A Discussion on Immediate COVID-19 Vaccine Global Scale Up
Access to effective COVID-19 vaccines has been largely limited to higher-income countries, and current trends and plans for global vaccine distribution and use will do far too little to address the global gaps and have impact on the pandemic. These inequities are a concern on many levels, not the least of which is that delayed vaccination and continuous spread increases the risk of mutations, challenging the efficacy of existing tools. The health and well-being of billions of people in much of the world with limited and insufficient vaccine access remain at heightened risk from SARS-CoV-2, the virus that causes COVID-19, as do their livelihoods and future prospects due to the widespread social and economic impacts of the pandemic. The health, security and economies of the richer world also will remain threatened as long as the pandemic rages elsewhere.
The core premise of the two-day virtual meeting on June 30–July 1, 2021 was that making vaccines available to everyone worldwide as quickly as possible is the only way to minimize the worst short- and longer-term effects of this pandemic. The ethical and public health imperatives are even stronger now that a far more transmissible virus variant is spreading and others that may have equally or even more virulent features are likely to emerge. The consequences of failing to act rapidly and forcefully to close gaps in vaccine access could include millions of additional deaths and deeper and longer-lasting social and economic distress – all of which is avoidable, since the development of effective vaccines means that proven tools are available to blunt such impacts.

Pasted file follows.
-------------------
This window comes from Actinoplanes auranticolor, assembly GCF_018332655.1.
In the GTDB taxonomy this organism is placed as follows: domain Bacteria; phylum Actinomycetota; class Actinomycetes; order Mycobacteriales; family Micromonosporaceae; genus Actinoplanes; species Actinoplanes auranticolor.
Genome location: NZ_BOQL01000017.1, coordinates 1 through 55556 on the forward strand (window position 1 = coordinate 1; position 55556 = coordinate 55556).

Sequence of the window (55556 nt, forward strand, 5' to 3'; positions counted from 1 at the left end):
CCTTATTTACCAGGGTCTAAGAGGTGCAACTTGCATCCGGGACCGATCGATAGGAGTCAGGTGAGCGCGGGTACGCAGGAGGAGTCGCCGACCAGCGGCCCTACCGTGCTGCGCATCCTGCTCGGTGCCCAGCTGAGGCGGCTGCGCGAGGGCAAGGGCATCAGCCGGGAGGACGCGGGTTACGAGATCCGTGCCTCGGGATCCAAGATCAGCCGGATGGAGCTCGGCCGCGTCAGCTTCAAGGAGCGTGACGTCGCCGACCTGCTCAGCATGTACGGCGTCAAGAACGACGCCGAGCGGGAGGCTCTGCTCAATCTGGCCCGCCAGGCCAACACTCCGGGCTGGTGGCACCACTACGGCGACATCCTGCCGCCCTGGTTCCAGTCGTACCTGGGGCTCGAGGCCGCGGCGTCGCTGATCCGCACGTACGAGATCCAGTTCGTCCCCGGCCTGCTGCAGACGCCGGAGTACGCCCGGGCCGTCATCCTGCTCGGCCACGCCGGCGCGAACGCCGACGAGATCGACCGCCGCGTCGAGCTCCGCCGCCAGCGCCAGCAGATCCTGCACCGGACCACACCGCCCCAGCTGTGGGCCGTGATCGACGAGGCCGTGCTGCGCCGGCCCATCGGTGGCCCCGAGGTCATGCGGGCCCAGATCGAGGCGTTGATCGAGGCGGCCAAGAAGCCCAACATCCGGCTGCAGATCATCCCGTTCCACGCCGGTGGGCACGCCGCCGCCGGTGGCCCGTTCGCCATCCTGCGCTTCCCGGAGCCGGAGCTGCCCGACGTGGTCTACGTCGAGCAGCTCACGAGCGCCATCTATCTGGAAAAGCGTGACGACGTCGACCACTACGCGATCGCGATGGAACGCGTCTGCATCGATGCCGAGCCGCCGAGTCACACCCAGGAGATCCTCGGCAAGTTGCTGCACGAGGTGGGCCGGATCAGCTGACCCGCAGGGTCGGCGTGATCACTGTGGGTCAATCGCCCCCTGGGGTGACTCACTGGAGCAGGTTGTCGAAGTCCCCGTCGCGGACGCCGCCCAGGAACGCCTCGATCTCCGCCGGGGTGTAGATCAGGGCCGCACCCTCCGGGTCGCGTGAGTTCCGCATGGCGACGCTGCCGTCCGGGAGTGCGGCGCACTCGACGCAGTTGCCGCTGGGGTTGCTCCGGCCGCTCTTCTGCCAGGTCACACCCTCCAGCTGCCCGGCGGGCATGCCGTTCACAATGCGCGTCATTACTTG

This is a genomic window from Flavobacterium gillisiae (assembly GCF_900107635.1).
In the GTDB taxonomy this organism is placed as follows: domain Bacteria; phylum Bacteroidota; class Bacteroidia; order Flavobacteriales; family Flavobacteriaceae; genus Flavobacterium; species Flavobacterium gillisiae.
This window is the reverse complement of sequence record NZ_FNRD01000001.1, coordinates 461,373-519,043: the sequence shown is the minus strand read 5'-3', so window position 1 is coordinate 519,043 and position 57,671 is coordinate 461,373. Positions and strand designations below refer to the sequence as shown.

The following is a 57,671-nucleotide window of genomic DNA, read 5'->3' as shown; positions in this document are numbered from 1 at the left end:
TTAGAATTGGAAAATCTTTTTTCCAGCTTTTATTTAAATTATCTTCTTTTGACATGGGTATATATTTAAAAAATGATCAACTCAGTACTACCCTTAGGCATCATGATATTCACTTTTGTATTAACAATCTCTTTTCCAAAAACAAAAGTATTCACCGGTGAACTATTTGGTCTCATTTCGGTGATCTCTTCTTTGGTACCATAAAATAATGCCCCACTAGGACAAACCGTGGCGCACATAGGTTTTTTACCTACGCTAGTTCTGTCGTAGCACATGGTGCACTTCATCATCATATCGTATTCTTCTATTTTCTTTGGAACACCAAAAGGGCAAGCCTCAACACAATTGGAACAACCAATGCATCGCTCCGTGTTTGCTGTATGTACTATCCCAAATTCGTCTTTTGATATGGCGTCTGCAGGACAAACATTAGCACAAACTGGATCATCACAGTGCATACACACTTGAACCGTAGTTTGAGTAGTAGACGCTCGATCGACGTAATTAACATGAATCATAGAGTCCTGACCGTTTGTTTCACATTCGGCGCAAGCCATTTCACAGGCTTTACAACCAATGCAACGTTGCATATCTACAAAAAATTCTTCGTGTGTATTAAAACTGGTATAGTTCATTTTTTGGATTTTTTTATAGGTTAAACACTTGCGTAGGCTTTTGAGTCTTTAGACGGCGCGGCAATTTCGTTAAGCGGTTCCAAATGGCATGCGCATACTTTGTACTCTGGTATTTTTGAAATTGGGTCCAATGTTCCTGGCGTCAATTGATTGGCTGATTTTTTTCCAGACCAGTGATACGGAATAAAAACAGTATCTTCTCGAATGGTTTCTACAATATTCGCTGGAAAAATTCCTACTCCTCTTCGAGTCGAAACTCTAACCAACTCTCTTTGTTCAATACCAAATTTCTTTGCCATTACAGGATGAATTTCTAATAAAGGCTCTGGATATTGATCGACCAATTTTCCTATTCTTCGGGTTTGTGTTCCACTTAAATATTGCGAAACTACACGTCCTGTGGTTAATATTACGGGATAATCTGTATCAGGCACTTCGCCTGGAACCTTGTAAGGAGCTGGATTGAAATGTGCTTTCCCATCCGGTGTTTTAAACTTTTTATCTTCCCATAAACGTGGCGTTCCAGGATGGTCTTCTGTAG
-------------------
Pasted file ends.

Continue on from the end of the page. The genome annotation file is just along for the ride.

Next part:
The event organized by the Yale Institute for Global Health (YIGH) along with several partners focused on identifying strategies and approaches to forestall these possibilities. It brought together individuals from academia, civil society, multilateral agencies, and philanthropic institutions from the United States (US) and other countries to consider how to jumpstart rapid production of vaccines to ensure that enough doses are available to dramatically increase protection from COVID-19 around the world to reach 50%–70% of the world’s population by the end of 2021.